Roger Clemens was known for his heater, but it might be a curve ball that saves him in the court room.

/Trying to write a snappy AP-style lead paragraph.

In case you haven't heard, Clemens -- on trial for perjury -- is off the hook for the time being after his attorney successfully argued for a bad court thingy, which the law-talkin' guy in the robe called a mistrial.

A new trial is no sure thing. A hearing in early September will start the process as to whether it will happen. For now, we're no lawyer but it sounds like the prosecution [redacted] this one up pretty bad. From

"There are rules that we play by and those rules are designed to make sure both sides receive a fair trial," [Judge Reggie] Walton told the jury, saying such ground rules are critically important when a person's liberty is at stake. ... Walton interrupted the prosecution's playing of a video from Clemens' 2008 testimony before Congress and had the jury removed from the courtroom. Clemens is accused of lying during that testimony when he said he never used performance-enhancing drugs during his 24-season career in the major leagues.

One of the chief pieces of evidence against Clemens is testimony from his former teammate and close friend, Andy Pettitte, who says Clemens told him in 1999 or 2000 that he used human growth hormone. Clemens has said that Pettitte misheard him. Pettitte also says he told his wife, Laura, about the conversation the same day it happened. Prosecutors had wanted to call Laura Pettitte as a witness to back up her husband's account, but Walton had said he wasn't inclined to have her testify since she didn't speak directly to Clemens. Walton was angered that in the video prosecutors showed the jury, Rep. Elijah Cummings, D-Md., referred to Pettitte's conversation with his wife. "I think that a first-year law student would know that you can't bolster the credibility of one witness with clearly inadmissible evidence," Walton said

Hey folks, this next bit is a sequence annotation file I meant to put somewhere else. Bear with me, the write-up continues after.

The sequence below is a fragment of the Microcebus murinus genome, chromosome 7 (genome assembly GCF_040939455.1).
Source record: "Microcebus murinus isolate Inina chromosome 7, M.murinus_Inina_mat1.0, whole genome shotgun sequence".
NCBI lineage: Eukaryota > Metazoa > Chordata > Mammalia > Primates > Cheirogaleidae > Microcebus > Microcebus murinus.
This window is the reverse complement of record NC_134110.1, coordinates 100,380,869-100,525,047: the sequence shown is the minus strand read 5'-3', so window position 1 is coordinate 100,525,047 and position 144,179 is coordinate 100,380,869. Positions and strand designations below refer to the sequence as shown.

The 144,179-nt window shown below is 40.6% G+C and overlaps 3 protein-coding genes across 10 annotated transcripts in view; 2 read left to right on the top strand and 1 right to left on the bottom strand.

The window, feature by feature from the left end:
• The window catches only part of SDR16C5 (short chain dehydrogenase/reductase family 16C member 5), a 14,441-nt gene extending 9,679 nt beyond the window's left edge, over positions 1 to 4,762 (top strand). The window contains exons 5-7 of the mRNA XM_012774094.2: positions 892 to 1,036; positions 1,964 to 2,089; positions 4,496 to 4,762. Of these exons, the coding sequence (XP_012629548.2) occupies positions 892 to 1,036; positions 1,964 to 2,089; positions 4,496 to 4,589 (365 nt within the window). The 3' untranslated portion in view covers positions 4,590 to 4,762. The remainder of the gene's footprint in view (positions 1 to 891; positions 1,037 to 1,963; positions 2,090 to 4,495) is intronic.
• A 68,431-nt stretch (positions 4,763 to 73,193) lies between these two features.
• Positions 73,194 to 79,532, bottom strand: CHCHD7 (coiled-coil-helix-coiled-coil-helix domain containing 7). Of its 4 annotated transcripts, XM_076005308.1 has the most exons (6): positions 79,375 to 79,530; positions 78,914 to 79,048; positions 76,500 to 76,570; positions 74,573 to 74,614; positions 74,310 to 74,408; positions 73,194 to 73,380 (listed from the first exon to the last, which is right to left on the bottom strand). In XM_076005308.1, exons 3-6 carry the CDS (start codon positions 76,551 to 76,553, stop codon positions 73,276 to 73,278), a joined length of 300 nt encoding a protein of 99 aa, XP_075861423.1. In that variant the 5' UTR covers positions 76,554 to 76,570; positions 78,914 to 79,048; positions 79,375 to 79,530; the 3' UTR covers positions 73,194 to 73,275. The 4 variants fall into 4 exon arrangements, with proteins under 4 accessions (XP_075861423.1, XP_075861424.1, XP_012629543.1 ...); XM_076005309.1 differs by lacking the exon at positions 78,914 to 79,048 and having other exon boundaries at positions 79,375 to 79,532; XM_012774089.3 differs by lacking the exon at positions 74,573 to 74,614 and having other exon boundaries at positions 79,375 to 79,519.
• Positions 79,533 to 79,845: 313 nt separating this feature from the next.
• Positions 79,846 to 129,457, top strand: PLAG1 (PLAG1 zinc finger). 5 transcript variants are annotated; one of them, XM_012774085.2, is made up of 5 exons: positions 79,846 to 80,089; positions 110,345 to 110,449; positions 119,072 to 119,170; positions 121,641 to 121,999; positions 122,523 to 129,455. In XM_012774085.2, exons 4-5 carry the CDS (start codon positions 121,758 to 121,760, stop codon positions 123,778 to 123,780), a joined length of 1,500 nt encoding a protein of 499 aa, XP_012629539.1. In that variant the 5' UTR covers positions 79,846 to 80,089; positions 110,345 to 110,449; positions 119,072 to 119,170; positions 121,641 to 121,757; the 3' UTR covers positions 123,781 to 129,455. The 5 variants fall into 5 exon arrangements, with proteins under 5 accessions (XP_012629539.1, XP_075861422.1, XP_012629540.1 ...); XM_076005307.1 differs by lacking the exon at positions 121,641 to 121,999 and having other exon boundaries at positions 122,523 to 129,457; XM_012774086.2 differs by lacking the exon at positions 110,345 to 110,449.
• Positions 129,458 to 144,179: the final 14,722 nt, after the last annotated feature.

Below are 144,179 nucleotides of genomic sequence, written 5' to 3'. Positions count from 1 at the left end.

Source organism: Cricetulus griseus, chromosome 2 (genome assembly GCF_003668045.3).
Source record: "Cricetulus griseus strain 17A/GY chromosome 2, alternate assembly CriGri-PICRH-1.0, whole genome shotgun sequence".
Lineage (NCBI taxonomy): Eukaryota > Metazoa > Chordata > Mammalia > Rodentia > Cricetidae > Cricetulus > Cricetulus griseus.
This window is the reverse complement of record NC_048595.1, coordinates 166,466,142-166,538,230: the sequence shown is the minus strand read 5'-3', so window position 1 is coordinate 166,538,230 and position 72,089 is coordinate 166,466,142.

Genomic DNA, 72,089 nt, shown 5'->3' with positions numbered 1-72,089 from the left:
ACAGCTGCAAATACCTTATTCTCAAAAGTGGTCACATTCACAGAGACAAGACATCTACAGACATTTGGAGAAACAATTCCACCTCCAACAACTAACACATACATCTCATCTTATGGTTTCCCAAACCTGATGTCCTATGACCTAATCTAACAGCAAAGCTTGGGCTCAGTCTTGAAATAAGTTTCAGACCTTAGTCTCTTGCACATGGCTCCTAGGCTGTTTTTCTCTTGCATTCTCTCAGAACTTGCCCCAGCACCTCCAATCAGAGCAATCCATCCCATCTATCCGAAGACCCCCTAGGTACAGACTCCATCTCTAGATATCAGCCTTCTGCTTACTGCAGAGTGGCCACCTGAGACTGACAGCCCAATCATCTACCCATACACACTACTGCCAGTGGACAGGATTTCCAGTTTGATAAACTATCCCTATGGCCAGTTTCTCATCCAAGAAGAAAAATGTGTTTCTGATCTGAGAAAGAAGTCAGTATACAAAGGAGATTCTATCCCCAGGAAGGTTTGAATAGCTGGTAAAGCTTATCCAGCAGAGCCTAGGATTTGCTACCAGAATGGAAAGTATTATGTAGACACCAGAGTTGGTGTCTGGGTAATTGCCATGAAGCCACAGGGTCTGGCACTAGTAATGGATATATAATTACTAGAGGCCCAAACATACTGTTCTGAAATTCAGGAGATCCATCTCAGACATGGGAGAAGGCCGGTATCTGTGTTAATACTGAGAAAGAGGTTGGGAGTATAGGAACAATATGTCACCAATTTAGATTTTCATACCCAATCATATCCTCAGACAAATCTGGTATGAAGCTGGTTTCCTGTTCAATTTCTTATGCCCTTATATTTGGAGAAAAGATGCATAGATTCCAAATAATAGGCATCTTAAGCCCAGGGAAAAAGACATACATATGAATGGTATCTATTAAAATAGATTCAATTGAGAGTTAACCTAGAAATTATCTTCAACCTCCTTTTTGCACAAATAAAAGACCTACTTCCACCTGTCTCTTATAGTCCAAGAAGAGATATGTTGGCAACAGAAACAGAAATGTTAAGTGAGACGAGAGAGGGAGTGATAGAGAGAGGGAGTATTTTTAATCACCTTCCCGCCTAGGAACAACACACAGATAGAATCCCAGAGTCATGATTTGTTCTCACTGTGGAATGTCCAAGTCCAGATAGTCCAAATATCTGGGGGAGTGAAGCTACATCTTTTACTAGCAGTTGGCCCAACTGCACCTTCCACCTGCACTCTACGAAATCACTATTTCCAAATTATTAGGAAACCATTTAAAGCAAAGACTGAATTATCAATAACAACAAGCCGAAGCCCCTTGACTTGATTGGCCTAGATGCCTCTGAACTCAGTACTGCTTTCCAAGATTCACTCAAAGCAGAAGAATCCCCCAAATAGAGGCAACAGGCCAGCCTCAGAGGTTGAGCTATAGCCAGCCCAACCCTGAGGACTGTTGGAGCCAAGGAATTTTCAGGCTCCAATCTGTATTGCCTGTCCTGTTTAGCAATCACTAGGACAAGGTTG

That's the very legal definition of a "burn." If there is any good news to come out of this, though, it's that it inspired a great suggestion via @panger2011 on Twitter after we tweeted the Lionel Hutz/Simpsons line linked to above. The text of the suggestion: Inspires an idea: "The REAL People's Court." Normal people adjudicating cases based only on TV shows they've seen.

That show would be a gold mine.